- Not only are window squeegees good at getting dog nose prints off your windows, but they also work very well at loosening dog hair from carpets.
Frequently Asked Questions
Question: Which fabric is the best at dealing with dog hair?
Answer: Microfiber, especially the ones with tight weaves. These prevent loose dog hairs from sticking, and are easy to clean with a vacuum. Silk is also good at resisting dog hair because of its naturally smooth and slippery texture, but for most people a silk blend is the far more affordable option. If you’re reupholstering your furniture, choose a fabric that is both durable as well as resistant to dog fur. Preferably in a pattern that conceals any loose hair which lands on the furniture. As a bonus, leather is the single best upholstery material for repelling dog hair (yes, I know – it’s not a fabric). Dog hair cannot get embedded within leather, and the slight oil content in dog hair makes it extremely easy to wipe this stuff off of leather.
Question: How do I know if I’m allergic to dogs?
Answer: Symptoms of dog allergy are similar to that of any other nasal allergy – coughing, wheezing, runny or itchy nose, sneezing, etc. In some rare cases, your skin might have an allergic reaction to dog spit and develop a rash where a dog licks you. Remember, it isn’t the hair that causes allergy. Rather, it’s the dander and saliva/ urine of dogs. The only way to know for sure is by conducting a blood test at the doctors. If you are allergic, always clean every part of your home with a vacuum that has HEPA filtration. Use a central air cleaning system because the HVAC can circulate dog dander around the house.
Question: I often get complaints from visiting friends and family about dog hair, what can I do?
Answer: Apart from daily grooming and vacuuming, you should keep some lint rollers handy for when guests show up.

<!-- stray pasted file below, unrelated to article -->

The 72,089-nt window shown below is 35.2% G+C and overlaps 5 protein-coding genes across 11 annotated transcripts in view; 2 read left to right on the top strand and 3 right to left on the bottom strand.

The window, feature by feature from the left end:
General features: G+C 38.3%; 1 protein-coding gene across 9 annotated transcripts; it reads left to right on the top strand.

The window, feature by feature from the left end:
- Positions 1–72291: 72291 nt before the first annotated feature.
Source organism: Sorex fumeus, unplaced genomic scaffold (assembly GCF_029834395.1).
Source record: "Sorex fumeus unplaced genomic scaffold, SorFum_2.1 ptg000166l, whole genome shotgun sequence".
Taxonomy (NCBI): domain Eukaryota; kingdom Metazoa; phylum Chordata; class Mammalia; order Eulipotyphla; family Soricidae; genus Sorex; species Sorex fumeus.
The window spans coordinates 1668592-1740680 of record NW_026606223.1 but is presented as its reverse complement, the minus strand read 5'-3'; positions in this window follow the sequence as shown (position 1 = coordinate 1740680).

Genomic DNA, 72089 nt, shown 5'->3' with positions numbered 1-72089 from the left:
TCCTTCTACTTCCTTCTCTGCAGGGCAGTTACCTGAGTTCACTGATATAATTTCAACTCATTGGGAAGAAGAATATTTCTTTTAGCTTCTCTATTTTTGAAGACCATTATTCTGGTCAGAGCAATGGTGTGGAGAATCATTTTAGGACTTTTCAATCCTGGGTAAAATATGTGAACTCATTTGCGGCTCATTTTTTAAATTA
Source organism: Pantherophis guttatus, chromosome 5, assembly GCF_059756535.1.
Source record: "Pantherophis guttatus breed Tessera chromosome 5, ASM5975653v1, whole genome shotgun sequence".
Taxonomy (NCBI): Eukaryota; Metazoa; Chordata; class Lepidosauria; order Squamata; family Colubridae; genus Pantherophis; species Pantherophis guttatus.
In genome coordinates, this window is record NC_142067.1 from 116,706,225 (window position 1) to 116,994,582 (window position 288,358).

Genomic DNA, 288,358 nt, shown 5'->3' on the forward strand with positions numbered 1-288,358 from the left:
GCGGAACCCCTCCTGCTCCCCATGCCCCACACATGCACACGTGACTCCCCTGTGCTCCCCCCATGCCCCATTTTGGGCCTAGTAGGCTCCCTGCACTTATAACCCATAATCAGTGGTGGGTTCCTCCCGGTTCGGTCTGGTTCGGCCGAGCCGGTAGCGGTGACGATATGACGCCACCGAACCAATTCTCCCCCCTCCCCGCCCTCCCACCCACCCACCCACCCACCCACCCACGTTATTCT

Some Tips To Minimize Seasonal Shedding For Your Dog
For short haired breeds, use a soft or medium bristle brush. If you use one of those grooming rakes, you might hurt or scare your dog. Don’t use a rake on a Doberman or bulldog, they have extremely short fur coats. For medium haired breeds with wooly coats or curly hair, get a wire pin brush and wide toothed comb. Groom them 2 to 3 times a week. For long haired breeds with dense coats that shed a lot (such as huskies or GSDs), you need to groom daily with a combination of a wide toothed brush/ rake and soft deshedding brush. You also need to bathe your dogs. Not too frequently though, otherwise you’ll destroy the natural oil layer that forms on their skin and coat (this oil layer keeps their skin healthy). Instead, bathe them in regular intervals of at least once a month. Use a dander remover spray if you can’t regularly bathe your dog. A high velocity blower is also a suggestion I have seen in dog owner forums, people use it to quickly dry their dog’s coat after a bath. It is also good at loosening up the undercoat that is being shed, and will get rid of any dust or dander embedded within the coat. Best to get one with a noise dampening filter if you don’t want to scare your dogs.